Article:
St. Jude finds more medical device flaws, releases updated patches
St. Jude Medical announced that a third-party security research firm has found more flaws in the Merlin@home Transmitter medical device. It has patched the vulnerabilities, which leave the device exposed to a man-in-the-middle attack.
The organization released the update Monday for the Merlin@home inductor models - increasing the number of vulnerable devices of the same model patched with its Jan. 9 advisory. The Merlin@home cardiac devices allows remote care management for patients with scheduled transmissions, patient-initiated transmissions and daily monitoring.
The vulnerability can allow a hacker to exploit the device to access or influence communication between the device and Merlin.net, according to the ICS-CERT advisory. St. Jude issued an update to fix the vulnerability.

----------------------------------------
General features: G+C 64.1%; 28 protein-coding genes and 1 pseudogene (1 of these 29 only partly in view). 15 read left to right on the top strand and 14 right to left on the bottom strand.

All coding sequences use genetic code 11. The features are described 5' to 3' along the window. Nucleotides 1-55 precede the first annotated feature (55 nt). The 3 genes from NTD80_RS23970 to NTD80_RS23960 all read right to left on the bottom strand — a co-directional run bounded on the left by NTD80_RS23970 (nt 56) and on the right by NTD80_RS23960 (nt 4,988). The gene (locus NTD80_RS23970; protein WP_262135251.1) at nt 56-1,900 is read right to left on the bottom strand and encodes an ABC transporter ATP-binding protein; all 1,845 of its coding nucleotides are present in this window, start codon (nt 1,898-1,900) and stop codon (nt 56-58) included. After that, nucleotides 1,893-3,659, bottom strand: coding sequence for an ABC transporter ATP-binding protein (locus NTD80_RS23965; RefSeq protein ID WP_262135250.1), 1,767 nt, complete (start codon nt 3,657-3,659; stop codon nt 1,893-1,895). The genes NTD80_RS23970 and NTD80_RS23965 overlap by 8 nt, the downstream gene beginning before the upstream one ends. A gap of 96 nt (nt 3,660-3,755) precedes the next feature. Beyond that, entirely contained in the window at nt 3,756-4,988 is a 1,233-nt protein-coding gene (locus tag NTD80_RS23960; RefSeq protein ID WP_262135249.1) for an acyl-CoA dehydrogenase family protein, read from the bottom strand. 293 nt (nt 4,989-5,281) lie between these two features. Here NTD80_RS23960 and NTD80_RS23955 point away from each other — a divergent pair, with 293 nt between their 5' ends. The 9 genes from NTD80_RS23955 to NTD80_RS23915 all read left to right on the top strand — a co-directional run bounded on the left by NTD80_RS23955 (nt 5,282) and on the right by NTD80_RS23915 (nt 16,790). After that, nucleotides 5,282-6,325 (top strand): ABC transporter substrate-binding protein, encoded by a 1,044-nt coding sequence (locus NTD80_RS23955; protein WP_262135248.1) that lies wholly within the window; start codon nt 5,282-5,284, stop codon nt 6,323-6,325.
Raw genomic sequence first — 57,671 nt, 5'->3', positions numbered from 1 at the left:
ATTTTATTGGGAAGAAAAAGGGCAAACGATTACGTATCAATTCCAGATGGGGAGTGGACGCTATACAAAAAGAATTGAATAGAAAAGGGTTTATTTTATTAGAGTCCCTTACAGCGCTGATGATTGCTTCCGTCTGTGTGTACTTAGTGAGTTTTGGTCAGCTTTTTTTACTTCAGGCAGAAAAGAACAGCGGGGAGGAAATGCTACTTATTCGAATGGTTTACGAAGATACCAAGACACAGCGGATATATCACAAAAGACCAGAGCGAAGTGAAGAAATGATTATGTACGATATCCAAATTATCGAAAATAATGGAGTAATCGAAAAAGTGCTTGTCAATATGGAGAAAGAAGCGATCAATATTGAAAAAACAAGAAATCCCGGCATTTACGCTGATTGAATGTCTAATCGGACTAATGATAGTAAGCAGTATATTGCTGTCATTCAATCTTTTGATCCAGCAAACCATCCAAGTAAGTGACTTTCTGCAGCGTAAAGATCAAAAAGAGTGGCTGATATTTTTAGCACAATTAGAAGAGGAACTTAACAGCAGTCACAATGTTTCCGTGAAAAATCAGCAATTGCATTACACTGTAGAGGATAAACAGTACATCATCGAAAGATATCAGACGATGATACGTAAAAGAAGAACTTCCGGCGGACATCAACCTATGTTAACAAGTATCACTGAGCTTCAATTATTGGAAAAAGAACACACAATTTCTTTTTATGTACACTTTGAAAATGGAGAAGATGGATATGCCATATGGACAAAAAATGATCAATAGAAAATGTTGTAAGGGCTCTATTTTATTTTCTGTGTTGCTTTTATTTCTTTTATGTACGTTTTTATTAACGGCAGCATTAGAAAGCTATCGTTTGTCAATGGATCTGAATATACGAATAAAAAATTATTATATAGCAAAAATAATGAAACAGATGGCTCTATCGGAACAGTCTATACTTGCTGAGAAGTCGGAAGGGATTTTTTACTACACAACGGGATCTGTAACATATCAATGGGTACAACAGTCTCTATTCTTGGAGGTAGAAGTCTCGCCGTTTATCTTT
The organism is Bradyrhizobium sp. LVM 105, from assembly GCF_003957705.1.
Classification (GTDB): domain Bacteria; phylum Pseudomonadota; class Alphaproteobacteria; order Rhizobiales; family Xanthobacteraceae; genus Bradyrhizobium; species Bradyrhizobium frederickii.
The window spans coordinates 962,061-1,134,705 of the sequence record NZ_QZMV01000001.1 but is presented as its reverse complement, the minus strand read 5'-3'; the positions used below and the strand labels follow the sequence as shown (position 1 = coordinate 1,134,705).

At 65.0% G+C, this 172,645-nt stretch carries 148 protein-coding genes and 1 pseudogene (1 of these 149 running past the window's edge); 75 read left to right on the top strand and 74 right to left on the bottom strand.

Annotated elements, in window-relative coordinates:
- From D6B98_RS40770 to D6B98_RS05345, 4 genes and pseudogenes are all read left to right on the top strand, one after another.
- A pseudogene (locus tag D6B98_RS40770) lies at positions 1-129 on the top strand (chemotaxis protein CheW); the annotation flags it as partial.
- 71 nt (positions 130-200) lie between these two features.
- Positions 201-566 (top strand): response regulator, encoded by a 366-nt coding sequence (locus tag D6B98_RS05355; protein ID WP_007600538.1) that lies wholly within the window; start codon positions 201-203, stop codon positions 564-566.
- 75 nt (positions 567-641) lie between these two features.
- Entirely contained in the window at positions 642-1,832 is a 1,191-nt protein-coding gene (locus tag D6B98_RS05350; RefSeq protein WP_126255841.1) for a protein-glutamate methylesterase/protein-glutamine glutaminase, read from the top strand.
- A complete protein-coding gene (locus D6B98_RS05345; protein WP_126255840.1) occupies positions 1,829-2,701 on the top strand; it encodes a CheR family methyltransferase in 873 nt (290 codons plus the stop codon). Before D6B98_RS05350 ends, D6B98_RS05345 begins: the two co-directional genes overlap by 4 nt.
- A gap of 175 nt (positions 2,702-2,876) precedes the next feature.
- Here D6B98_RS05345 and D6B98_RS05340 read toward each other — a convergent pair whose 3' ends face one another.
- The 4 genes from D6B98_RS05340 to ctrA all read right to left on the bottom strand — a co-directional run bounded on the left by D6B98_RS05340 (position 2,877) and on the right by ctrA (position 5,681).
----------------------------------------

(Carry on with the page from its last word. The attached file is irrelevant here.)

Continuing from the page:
All Merlin@home devices prior to the 8.22 RF model EX1150, inductive models EX1100 and a MerlinOnDemand-compatible EX1100 model are vulnerable to these attacks. Officials said the updated transmitter software will roll over the next few months. Users should leave their devices connected to the internet to receive the update.
St. Jude has been in the hot-seat since the fall, when Muddy Waters and security firm Med Sec made the damning charge St. Jude’s heart devices contained flaws that put patient lives at risk. In January, St. Jude finally admitted it had found seven flaws in its cardiac devices, just as Med Sec had purported.
While the organization fumbled the initial reaction to the discovered flaws, it appears St. Jude is making an effort to correct the vulnerabilities to protect patient lives.